Thursday, June 3, 2010

Day 8: Killarney

It started in Killarney. During the mid-eighteenth century, Europeans began to look at the world differently. Aesthetics changed. Wild, mountainous places grew beautiful. People started venturing out to find what they called the "sublime and beautiful." They found it in Killarney.

We drove first to Ross Castle, a fourteenth century tower house that is partly reconstructed and which features one of the best castle tours I've taken anywhere—due largely to an absolutely brilliant guide.

The tour is designed to give you a good idea of what life was really like in a castle. Not pleasant, by the sound of it. Too cold and drafty to be pleasant.

Still, you absolutely cannot argue with the views of the lower lake!

Time for a quick chat, before moving on to Muckross House—a beautiful "big house" that sits on the middle lake. Muckross is especially notable for the extraordinarily beautiful grounds that are packed full of gardens (including a wonderful rock garden) and loads of flowers.

In a few days I'll be going on to Scotland to talk about Queen Victoria and her influence on Scottish tourism (it should be fun). Given this, I was really amused to see the queen's fire escape at Muckross—installed specially for her day long stay in the house!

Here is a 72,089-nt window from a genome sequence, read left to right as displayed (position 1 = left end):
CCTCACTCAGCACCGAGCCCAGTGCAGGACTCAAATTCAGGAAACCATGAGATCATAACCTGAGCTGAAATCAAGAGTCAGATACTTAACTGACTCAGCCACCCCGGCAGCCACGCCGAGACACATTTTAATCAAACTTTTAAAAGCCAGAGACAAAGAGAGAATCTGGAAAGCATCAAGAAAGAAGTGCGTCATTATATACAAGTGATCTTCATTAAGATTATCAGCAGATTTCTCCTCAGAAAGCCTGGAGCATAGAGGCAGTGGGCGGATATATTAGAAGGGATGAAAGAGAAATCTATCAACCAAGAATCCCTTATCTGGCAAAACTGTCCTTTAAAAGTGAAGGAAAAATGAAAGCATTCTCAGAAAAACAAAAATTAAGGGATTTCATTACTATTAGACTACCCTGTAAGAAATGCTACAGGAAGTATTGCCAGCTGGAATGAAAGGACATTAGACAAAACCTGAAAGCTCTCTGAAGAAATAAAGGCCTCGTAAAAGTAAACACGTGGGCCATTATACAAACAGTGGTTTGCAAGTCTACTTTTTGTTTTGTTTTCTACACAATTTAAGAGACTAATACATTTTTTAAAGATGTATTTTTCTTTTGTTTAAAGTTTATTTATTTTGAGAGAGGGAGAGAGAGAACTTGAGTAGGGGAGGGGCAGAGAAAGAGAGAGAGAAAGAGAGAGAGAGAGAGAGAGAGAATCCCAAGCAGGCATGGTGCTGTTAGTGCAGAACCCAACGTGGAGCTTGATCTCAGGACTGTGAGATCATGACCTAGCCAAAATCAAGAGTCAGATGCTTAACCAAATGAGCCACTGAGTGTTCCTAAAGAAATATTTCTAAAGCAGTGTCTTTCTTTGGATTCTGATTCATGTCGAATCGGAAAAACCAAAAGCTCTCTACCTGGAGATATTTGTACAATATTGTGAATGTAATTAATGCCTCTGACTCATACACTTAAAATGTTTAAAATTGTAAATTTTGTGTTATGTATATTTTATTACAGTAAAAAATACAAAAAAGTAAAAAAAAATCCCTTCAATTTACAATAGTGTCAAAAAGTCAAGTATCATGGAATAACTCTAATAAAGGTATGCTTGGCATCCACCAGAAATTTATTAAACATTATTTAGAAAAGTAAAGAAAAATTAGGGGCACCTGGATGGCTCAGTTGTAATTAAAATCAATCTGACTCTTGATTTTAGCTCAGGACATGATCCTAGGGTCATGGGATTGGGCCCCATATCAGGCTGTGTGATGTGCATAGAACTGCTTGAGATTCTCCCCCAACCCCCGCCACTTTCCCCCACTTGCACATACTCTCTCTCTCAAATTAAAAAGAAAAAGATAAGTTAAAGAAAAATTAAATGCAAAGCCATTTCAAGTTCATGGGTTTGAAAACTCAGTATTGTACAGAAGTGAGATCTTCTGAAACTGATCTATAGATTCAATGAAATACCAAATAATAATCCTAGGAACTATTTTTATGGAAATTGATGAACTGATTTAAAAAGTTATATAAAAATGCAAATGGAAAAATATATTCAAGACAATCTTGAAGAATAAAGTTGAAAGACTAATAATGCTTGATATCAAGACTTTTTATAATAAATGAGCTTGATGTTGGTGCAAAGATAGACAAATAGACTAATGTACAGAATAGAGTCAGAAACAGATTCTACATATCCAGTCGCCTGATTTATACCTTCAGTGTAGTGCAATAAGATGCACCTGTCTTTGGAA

Right, from Muckross it was on to the main event: the Gap of Dunloe. This narrow pass between mountains is widely considered to be one of the most beautiful places in Ireland. I think you'll see why.

Before I reproduce photos of our hike, let me just fill you in quickly about what went down. At the bottom, a quick discussion revealed that six brave souls were anxious to climb the gap—ALL OF THE GAP. The rest of our group looked forward to a little horseback riding, some light hiking, and a relaxing sit in the sun. Fair enough, we split up. Claire stayed back, and I led the "Dunloe Gang" ever upward.

I want to stress one thing. These six are some of the toughest climbers I've ever run across. As you'll see in some of the photos, we kept up an absolutely brutal pace in order to make sure that we made it to the top. At places, members of the group actually RAN up the hill. It was, in a word, astonishing.

Two last things. The traditional way to see the gap is by "jaunting cart"; I've included one image. Second, I've photographed some ruined houses along the way. These stand as a testament to just how difficult it is to life in this beautiful but brutal place.

NOTE: We ran (literally, at points) to the top, took the "hero shot," then walked down at a more leisurely pace. Only then was there time to truly admire the beauty.

It was an amazing, if exhausting day. As for me, I've now got a wicked blister on my foot the size of a silver dollar. It was entirely worth it.

1 comment:

  1. Ya would ha done better, lad, to try two wheels on a pitch like that, eh?